Old dams need attention as potential historic properties

Posted in: Cultural Resources, Energy, Water


condit-dam-aging-dam-300x225pxRecent flooding events in California have brought attention to the need to repair or replace many older dams in the U.S. An article, “America’s Aging Dams Are in Need of Repair,” in The New York Times noted the deteriorated condition of thousands of dams nationwide.

As a preservation professional, I was struck by the detail that the average age of over 90,500 dams in the country is now 56 years old. By 2025 fully 70 percent of these dams will be more than 50 years old, according to the American Society of Civil Engineers. This exceeds the minimum age requirement for consideration as a historic property.

This means that qualifying old dams will need to be treated as historic properties if work is planned using federal funds, or needs a federal permit. The magnitude of this challenge calls not only for a substantial financial commitment (yet to be identified by dam owners who are primarily government entities), but also necessitates a thoughtful approach to design and construction solutions.

ASCE provides data to support the need for improvements to dams. In the Report Card for America’s Infrastructure, dams receive a grade of D+ based on their overall condition. ASCE estimates that $3.6 trillion would be needed to fully address needed improvements. Deterioration of dam elements and inadequate capacity are of significant concern when infrastructure receives this poor grade.

Old dams are part of a “baby boom for National Register eligibility.” This boom was forecast ten years ago by the National Park Service, the federal agency responsible for historic preservation programs, when noting the surge in public buildings reaching 50 years of age, the minimum age requirement to be considered historic. However, age is not sufficient to warrant National Register of Historic Places eligibility; to be considered “historic” a property must also possess a high degree of physical integrity and demonstrate historical significance within the appropriate context.  Many of our clients’ dams are over 50 years old, and in some cases more than 100 years old. We often need to take into consideration whether the structures are historically significant when making repairs or alterations for reasons associated with dam safety.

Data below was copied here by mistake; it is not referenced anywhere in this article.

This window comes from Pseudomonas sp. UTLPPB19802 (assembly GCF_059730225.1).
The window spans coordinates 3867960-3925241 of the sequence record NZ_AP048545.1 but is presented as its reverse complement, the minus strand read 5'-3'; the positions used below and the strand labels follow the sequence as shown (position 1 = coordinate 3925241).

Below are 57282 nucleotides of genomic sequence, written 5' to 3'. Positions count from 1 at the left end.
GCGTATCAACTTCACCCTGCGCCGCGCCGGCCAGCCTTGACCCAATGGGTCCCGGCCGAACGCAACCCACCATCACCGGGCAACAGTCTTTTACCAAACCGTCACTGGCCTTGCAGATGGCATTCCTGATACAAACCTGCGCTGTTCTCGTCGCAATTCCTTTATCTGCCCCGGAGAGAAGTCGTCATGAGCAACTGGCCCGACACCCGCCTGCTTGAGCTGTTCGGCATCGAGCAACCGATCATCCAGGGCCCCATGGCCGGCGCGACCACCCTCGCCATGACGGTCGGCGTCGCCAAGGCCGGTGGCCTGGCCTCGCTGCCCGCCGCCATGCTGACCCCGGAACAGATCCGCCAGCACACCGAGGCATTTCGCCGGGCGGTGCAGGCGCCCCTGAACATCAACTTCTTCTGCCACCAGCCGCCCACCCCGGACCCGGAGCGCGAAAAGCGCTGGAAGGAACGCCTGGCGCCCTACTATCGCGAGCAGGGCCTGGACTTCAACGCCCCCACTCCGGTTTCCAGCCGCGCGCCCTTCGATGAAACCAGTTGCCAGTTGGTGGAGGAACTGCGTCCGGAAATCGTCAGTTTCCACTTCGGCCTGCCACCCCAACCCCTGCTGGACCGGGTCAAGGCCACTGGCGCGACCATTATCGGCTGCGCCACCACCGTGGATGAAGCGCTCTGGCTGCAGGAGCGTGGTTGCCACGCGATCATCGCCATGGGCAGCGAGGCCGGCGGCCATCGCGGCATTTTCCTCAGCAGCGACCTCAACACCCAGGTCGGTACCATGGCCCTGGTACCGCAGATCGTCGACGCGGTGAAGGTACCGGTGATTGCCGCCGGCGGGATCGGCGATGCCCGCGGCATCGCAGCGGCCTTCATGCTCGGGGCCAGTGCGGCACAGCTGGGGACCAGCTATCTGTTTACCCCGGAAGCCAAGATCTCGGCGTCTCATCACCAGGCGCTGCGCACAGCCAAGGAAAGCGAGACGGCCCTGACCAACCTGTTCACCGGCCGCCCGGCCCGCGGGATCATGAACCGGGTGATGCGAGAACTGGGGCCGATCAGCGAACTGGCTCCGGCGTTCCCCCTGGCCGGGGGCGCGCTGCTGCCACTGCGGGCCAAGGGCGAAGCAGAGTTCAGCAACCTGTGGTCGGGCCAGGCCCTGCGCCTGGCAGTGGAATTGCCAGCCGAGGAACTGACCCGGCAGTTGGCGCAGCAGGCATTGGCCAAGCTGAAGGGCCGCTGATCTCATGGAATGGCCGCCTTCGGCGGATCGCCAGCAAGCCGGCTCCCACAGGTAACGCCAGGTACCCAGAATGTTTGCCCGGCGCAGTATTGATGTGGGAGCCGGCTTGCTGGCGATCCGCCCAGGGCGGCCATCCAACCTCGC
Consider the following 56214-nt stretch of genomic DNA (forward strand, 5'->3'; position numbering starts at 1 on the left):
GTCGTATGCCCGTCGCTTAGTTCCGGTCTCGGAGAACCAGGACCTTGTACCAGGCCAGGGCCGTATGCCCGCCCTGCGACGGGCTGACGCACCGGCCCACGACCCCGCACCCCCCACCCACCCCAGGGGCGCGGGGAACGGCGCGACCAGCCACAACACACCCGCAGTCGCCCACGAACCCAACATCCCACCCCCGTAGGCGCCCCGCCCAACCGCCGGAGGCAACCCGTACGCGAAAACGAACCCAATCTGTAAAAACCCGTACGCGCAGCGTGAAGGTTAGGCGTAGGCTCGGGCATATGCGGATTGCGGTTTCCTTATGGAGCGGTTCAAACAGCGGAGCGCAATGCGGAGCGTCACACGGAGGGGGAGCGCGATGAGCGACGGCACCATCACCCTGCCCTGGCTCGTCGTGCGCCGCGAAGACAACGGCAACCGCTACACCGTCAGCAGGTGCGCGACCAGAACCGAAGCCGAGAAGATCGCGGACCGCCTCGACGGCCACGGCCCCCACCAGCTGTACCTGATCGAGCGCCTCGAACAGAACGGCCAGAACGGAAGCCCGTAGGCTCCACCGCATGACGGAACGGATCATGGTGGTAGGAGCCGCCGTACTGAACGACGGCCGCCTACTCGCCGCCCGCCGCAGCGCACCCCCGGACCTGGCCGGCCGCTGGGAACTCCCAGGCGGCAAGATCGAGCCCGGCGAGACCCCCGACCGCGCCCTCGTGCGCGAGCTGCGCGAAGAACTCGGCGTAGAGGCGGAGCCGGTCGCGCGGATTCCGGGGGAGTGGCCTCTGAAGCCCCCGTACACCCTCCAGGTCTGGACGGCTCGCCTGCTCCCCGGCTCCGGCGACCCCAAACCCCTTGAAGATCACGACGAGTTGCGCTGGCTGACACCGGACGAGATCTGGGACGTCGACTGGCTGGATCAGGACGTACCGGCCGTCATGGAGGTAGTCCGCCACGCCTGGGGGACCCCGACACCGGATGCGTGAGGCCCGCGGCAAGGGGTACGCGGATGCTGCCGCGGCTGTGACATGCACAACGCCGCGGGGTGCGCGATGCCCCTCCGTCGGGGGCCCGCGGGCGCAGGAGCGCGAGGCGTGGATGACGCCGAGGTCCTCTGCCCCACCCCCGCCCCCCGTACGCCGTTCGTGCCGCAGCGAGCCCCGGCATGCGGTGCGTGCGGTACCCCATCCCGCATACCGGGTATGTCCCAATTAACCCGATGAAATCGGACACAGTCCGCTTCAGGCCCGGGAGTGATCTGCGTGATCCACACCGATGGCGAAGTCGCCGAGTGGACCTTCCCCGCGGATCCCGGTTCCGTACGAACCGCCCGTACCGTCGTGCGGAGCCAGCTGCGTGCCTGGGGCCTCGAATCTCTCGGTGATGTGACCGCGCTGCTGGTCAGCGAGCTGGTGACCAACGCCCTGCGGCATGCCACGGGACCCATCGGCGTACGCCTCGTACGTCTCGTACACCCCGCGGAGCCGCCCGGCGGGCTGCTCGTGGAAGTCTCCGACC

Repairs that result in preservation of historically significant dams have broad economic and cultural benefits. Tom Mayes of the National Trust for Historic Places described the role and value of historic places in an article on the National Historic Preservation Act turning 50 years old: “we can use our older assets to foster a strong economy; recognize the histories of all Americans; extend the benefits of preservation to all people; learn at historic places; promote the tourism that sustains many of our historic towns and enlarges our minds; and maintain the beauty of old places that enhance our communities.”

The convergence of dams aging and their potential recognition as historic properties does not need to be cataclysmic. With thoughtful planning and careful execution, I’m confident that certain historic dams can be restored to a good and safe condition that allows them to function well into the future and to be upheld as important examples of engineering heritage.


Amy Squitieri

About the Author

Amy Squitieri, an expert in historic bridges, helps states and bridge owners balance engineering needs for safety and good function with interests to preserve the legacy of the past. “Success is when an owner can reuse their existing infrastructure in a way that’s both functional and retains important aspects of engineering heritage,” says Amy. She leads Mead & Hunt’s Environment and Infrastructure Group.

Read more posts by Amy Squitieri

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